So time is generally the answer for pushing, and I really appreciate the study that came out of France a couple of years ago. And Rebecca, you might know what it is or what it’s called. But essentially what they did is they took ACOG’s new recommendations on reducing caesarean sections for babies, for families. And they really just gave active labor way more time. And the study was on primarily first time moms and almost everybody in the study, if I remember correctly, had epidurals. But what they did is they gave that window of time from five centimeters to eight centimeters, almost no limit. And I can’t remember the mean number of minutes that they added onto births, but it was really like what we would consider a very long period of time to be at five centimeters or six centimeters without demonstrable change. And their caesarean rate went down, I can’t remember, and correct me if I’m wrong, it was somewhere around 9% just by giving people more time. So that’s usually the answer for pushing also.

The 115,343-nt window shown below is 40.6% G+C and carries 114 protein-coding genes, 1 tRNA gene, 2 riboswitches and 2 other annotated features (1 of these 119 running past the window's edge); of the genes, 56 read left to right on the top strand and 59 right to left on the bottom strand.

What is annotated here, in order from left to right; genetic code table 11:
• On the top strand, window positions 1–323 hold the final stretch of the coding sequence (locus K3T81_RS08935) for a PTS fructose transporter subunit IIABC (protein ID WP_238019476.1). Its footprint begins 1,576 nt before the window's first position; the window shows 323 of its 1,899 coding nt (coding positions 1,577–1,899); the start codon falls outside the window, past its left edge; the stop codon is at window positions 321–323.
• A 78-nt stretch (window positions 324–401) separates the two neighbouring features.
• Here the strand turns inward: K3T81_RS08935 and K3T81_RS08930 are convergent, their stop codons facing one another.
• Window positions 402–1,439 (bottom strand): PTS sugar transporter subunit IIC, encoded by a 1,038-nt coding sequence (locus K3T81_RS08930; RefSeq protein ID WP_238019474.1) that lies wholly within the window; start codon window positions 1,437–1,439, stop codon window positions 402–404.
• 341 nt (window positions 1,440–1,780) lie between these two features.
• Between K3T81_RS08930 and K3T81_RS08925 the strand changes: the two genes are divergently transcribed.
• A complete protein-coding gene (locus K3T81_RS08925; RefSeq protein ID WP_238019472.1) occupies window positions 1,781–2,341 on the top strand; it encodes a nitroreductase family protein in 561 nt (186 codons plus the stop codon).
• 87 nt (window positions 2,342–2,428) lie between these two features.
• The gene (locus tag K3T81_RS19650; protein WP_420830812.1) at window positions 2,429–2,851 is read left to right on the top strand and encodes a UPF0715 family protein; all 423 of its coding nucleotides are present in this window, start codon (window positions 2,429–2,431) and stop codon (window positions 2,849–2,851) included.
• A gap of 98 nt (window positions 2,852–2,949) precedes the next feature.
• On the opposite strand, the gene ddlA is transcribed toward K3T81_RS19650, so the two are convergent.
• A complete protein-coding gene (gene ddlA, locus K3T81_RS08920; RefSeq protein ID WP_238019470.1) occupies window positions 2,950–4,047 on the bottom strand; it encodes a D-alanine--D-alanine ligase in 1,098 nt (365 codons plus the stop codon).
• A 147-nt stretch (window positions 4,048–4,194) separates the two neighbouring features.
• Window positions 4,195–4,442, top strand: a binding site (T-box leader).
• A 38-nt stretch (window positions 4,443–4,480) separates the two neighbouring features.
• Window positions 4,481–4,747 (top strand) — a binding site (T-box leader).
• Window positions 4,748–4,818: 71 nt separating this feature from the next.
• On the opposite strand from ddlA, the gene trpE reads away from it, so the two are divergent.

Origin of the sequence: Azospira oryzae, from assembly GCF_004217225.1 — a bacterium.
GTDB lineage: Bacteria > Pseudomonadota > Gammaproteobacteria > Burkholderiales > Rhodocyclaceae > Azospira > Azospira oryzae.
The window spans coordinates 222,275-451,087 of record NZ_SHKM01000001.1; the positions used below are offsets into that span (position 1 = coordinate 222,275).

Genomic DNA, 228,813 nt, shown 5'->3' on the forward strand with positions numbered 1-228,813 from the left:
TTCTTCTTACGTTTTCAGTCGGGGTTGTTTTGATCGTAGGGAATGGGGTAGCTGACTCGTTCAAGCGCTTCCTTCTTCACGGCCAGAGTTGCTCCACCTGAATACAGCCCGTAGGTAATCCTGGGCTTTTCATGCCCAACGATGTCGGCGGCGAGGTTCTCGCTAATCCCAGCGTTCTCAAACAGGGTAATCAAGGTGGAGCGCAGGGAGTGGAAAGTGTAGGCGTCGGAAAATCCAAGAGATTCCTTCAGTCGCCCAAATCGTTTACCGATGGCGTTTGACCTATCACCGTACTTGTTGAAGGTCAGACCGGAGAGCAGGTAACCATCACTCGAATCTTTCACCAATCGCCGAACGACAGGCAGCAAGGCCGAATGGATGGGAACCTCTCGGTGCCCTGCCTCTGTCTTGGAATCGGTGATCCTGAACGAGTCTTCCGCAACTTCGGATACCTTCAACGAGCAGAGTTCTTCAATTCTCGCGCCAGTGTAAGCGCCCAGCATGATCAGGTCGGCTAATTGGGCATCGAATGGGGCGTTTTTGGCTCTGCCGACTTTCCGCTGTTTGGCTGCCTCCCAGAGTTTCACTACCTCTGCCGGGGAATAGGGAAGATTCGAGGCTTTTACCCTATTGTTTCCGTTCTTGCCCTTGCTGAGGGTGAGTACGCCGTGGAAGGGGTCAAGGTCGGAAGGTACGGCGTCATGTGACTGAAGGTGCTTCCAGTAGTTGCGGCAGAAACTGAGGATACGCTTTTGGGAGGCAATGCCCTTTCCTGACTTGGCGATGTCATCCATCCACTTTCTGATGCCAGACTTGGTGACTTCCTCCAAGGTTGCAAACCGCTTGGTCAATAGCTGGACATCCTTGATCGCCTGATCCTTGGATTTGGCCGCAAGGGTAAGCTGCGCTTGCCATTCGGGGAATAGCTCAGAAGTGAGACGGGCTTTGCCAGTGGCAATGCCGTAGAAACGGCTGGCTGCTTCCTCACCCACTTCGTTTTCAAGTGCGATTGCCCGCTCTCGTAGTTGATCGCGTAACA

Rebecca Dekker:

The last thing I wanted to talk with you about was about creating connections. So right now we’re talking about this and you’re in isolation, and my family’s in isolation. We’re talking by Skype, and we teach our Evidence Based Birth classes by Zoom right now. Can you talk a little bit about how you create connections in today’s society? You’re in a very busy metropolitan area in Chicago, but people, it seems are just like you’re flooded with inquiries and people wanting to connect with you. So how are you connecting with your clients in the Chicago area?

Heather McCullough: